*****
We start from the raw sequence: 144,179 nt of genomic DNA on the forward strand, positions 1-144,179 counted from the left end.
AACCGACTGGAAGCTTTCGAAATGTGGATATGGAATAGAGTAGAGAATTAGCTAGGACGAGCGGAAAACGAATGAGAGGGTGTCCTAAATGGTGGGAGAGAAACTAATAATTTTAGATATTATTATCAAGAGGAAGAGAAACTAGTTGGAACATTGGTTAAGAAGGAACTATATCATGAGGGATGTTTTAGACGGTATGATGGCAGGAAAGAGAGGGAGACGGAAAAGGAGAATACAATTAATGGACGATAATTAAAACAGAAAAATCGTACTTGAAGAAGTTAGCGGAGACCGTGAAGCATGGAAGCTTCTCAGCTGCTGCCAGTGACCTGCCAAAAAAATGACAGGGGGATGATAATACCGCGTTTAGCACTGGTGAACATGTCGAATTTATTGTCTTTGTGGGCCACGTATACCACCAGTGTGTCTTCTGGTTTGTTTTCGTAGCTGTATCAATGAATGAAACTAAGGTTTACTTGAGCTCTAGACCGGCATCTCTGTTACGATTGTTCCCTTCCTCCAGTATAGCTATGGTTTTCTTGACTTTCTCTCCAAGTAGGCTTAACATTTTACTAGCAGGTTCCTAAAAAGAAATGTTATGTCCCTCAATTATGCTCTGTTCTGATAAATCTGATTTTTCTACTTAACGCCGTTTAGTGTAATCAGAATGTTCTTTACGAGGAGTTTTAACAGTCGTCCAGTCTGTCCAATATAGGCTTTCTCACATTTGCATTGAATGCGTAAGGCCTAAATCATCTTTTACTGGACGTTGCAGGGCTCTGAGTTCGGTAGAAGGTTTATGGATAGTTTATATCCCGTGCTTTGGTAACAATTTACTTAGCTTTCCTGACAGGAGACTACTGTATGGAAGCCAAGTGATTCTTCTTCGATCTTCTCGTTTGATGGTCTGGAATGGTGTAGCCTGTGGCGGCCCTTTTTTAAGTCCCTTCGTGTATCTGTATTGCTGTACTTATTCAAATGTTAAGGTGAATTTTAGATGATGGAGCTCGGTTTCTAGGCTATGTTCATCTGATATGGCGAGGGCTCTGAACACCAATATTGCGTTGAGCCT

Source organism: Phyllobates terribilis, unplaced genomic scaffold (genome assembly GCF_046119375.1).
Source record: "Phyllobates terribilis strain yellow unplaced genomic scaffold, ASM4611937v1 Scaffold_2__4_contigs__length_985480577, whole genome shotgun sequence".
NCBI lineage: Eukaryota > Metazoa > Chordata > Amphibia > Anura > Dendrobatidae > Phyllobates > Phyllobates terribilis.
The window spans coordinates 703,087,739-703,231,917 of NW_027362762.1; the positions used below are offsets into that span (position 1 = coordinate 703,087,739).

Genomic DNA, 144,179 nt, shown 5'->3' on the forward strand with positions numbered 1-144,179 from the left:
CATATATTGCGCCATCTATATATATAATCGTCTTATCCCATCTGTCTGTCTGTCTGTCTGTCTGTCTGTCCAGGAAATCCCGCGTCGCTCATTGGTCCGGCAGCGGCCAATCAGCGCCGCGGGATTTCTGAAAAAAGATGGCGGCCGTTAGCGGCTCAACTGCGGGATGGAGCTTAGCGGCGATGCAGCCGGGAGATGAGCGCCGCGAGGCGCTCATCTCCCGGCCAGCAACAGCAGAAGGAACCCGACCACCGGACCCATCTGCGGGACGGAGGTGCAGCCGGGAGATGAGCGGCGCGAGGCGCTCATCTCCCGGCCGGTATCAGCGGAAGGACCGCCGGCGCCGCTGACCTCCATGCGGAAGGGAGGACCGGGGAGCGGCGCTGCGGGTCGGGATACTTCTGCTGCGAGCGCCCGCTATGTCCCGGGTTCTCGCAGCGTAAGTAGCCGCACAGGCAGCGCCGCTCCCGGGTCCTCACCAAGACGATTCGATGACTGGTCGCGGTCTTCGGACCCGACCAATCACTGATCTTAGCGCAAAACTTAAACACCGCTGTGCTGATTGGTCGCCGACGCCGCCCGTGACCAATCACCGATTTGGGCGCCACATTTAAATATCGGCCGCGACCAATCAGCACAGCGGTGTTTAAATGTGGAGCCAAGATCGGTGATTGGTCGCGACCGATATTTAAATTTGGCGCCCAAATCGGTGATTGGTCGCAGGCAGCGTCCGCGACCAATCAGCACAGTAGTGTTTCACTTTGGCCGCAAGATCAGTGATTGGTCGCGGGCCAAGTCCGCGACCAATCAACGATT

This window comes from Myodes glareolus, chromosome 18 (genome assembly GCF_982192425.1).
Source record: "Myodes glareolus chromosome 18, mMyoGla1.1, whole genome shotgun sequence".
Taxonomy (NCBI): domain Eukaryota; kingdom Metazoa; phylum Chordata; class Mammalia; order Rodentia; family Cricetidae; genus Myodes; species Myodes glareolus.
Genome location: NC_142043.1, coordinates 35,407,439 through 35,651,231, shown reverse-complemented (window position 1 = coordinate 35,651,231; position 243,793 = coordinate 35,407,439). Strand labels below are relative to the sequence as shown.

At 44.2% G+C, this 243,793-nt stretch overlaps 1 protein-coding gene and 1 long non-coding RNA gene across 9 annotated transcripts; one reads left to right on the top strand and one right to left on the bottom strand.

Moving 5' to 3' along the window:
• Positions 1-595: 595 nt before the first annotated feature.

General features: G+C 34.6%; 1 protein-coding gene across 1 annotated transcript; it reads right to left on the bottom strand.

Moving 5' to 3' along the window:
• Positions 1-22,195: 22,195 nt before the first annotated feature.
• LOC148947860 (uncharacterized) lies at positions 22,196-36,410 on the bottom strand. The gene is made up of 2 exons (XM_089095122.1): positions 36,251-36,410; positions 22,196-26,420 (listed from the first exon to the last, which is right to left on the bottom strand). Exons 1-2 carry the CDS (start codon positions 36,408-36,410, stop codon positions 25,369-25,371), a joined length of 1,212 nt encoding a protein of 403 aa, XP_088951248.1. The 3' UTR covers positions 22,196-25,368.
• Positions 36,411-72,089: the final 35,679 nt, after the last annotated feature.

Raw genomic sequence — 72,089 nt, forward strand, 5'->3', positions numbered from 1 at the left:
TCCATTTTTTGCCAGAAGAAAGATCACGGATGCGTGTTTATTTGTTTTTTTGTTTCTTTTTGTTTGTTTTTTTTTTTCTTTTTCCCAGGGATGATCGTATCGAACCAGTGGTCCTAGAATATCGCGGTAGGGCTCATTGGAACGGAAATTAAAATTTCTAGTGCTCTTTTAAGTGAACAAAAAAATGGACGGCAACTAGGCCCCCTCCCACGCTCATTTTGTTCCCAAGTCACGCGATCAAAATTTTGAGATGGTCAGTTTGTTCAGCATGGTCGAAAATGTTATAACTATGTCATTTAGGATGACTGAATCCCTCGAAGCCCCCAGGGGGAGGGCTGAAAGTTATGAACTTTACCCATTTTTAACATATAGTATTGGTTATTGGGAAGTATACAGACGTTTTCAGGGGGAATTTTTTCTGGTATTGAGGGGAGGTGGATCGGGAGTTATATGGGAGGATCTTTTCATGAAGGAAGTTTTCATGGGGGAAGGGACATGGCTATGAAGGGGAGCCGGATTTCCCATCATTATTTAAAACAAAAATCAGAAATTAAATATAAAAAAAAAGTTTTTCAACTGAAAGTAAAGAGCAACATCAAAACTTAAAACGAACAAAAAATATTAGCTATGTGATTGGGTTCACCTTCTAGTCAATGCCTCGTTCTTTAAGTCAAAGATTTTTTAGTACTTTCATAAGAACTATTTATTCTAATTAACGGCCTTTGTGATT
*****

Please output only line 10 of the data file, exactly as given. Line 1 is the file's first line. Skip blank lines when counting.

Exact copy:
Source record: "Myodes glareolus chromosome 18, mMyoGla1.1, whole genome shotgun sequence".